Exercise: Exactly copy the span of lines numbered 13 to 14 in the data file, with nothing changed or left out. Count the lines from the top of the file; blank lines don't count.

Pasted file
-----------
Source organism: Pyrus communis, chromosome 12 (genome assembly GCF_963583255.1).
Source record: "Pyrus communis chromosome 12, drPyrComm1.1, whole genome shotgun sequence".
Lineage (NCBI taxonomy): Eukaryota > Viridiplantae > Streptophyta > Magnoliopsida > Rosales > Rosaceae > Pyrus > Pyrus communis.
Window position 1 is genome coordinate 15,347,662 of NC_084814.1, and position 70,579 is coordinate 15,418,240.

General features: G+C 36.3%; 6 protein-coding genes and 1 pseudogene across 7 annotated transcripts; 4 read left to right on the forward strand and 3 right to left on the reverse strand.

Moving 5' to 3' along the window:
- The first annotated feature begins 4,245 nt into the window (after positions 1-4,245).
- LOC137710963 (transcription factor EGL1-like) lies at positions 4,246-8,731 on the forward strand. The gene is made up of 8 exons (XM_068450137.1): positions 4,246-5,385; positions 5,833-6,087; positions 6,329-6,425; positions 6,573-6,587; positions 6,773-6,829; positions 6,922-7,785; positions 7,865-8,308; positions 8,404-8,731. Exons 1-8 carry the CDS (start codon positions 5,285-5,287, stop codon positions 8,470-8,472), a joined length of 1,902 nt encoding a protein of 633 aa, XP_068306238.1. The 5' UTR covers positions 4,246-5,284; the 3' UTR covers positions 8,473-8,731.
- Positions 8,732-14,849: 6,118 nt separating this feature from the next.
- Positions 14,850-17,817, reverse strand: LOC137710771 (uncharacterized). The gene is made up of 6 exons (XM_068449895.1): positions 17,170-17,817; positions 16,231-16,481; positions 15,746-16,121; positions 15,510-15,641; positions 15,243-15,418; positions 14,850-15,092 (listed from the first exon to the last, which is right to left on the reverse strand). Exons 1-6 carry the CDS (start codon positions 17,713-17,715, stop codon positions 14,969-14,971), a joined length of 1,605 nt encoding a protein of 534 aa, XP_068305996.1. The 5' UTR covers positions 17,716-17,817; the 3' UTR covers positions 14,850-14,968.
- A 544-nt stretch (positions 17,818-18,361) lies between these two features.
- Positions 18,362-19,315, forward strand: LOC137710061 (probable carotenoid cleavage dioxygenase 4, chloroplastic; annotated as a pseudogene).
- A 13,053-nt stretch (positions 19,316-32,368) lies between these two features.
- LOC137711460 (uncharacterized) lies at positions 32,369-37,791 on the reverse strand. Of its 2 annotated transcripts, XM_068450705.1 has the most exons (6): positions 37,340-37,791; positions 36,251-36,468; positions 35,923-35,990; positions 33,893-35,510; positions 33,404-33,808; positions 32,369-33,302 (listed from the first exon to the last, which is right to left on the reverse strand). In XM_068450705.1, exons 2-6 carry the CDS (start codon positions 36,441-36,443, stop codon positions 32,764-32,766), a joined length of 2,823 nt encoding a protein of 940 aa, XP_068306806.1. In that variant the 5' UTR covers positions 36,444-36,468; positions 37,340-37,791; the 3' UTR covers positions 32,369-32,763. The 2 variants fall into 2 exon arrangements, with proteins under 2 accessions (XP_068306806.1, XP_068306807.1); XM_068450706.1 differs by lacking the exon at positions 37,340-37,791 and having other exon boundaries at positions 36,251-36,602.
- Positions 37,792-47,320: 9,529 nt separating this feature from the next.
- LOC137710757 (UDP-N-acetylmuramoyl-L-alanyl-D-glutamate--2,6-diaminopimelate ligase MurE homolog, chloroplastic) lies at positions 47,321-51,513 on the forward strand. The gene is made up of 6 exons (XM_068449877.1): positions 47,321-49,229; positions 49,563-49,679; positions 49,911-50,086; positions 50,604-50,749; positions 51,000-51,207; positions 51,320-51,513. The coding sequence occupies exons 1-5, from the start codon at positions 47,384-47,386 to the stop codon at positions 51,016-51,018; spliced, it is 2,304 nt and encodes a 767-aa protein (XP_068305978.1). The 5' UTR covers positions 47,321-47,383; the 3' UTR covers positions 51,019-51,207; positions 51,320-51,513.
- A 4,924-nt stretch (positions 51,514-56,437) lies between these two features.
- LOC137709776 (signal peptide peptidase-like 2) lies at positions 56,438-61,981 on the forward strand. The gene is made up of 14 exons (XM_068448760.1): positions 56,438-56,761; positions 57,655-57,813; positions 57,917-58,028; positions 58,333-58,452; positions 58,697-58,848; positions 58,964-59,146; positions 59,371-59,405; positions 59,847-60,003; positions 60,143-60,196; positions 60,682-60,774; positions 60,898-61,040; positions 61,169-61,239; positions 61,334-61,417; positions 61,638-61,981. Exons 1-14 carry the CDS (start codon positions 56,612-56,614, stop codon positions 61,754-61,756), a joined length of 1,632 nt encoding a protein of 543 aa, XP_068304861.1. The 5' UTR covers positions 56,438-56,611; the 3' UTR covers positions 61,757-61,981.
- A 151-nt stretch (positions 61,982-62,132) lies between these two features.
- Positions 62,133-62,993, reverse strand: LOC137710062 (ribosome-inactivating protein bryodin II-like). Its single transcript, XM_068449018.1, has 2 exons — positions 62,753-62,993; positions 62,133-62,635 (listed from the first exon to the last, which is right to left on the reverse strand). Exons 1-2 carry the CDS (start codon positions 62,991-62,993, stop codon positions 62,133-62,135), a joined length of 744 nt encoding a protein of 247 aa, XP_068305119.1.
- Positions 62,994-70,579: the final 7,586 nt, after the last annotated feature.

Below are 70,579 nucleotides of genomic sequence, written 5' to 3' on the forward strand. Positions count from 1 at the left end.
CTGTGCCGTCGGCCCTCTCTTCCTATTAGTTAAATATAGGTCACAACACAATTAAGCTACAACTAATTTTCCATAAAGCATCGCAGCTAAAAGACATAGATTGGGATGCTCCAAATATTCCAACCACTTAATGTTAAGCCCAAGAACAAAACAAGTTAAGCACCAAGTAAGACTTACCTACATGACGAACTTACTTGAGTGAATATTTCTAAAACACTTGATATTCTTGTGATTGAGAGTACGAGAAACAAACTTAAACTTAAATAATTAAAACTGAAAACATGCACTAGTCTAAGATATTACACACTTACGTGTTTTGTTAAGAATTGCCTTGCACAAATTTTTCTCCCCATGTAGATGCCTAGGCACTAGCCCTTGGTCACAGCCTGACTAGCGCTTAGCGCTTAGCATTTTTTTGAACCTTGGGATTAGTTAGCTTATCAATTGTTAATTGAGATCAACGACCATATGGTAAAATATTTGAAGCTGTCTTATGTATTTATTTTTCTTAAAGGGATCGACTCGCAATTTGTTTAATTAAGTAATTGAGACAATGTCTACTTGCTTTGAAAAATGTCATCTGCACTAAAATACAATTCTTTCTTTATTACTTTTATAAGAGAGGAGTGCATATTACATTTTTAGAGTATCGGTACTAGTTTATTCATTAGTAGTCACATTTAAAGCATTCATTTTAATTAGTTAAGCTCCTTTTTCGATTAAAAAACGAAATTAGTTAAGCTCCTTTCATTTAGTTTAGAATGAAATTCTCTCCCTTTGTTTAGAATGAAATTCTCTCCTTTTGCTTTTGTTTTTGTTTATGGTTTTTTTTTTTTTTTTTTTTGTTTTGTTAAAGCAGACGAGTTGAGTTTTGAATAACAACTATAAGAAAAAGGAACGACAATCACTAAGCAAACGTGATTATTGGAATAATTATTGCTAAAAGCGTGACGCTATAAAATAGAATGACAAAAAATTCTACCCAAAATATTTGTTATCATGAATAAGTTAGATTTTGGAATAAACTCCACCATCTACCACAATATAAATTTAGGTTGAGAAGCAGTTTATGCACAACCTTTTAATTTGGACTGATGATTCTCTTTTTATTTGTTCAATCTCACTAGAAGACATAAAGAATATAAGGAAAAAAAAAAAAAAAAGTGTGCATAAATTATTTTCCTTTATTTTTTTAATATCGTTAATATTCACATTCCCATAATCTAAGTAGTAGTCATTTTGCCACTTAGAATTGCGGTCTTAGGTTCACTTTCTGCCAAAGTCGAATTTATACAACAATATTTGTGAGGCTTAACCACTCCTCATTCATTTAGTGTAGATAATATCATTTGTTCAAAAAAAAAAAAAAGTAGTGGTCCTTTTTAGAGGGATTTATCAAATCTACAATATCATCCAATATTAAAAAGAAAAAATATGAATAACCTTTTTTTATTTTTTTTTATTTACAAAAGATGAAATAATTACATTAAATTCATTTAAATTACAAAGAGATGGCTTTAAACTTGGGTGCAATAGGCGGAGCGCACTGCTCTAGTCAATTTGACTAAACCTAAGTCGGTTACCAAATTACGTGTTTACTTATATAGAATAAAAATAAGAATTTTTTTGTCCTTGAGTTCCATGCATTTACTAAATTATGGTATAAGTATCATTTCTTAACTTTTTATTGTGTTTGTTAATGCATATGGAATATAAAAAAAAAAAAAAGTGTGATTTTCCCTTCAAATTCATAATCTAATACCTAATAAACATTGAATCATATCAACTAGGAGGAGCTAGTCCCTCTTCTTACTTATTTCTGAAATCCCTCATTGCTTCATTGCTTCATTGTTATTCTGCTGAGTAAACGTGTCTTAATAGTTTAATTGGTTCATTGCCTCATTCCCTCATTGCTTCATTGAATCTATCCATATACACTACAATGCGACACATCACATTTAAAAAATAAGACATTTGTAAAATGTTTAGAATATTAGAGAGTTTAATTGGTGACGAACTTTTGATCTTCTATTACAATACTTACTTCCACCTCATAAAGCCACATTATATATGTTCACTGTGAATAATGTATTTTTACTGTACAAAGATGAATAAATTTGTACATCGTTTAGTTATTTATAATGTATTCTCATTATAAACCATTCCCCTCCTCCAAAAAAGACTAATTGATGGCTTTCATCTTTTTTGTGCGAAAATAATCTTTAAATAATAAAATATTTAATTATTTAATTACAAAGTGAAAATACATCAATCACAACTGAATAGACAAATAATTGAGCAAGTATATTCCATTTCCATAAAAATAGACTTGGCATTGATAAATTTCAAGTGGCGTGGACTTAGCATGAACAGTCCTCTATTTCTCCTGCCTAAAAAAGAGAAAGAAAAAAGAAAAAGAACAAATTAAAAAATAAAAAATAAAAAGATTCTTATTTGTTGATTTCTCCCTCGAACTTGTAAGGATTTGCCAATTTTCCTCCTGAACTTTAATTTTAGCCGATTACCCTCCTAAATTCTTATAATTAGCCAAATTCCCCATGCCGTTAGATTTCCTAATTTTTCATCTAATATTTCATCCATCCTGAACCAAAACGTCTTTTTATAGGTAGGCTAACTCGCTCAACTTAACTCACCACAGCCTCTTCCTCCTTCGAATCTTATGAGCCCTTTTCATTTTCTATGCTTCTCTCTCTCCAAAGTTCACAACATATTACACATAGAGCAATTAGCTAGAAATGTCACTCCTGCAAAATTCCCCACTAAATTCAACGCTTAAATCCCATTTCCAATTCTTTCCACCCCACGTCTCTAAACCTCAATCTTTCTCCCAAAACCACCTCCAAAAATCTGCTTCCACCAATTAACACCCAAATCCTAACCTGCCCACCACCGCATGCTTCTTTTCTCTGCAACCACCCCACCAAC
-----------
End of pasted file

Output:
- A 13,053-nt stretch (positions 19,316-32,368) lies between these two features.
- LOC137711460 (uncharacterized) lies at positions 32,369-37,791 on the reverse strand. Of its 2 annotated transcripts, XM_068450705.1 has the most exons (6): positions 37,340-37,791; positions 36,251-36,468; positions 35,923-35,990; positions 33,893-35,510; positions 33,404-33,808; positions 32,369-33,302 (listed from the first exon to the last, which is right to left on the reverse strand). In XM_068450705.1, exons 2-6 carry the CDS (start codon positions 36,441-36,443, stop codon positions 32,764-32,766), a joined length of 2,823 nt encoding a protein of 940 aa, XP_068306806.1. In that variant the 5' UTR covers positions 36,444-36,468; positions 37,340-37,791; the 3' UTR covers positions 32,369-32,763. The 2 variants fall into 2 exon arrangements, with proteins under 2 accessions (XP_068306806.1, XP_068306807.1); XM_068450706.1 differs by lacking the exon at positions 37,340-37,791 and having other exon boundaries at positions 36,251-36,602.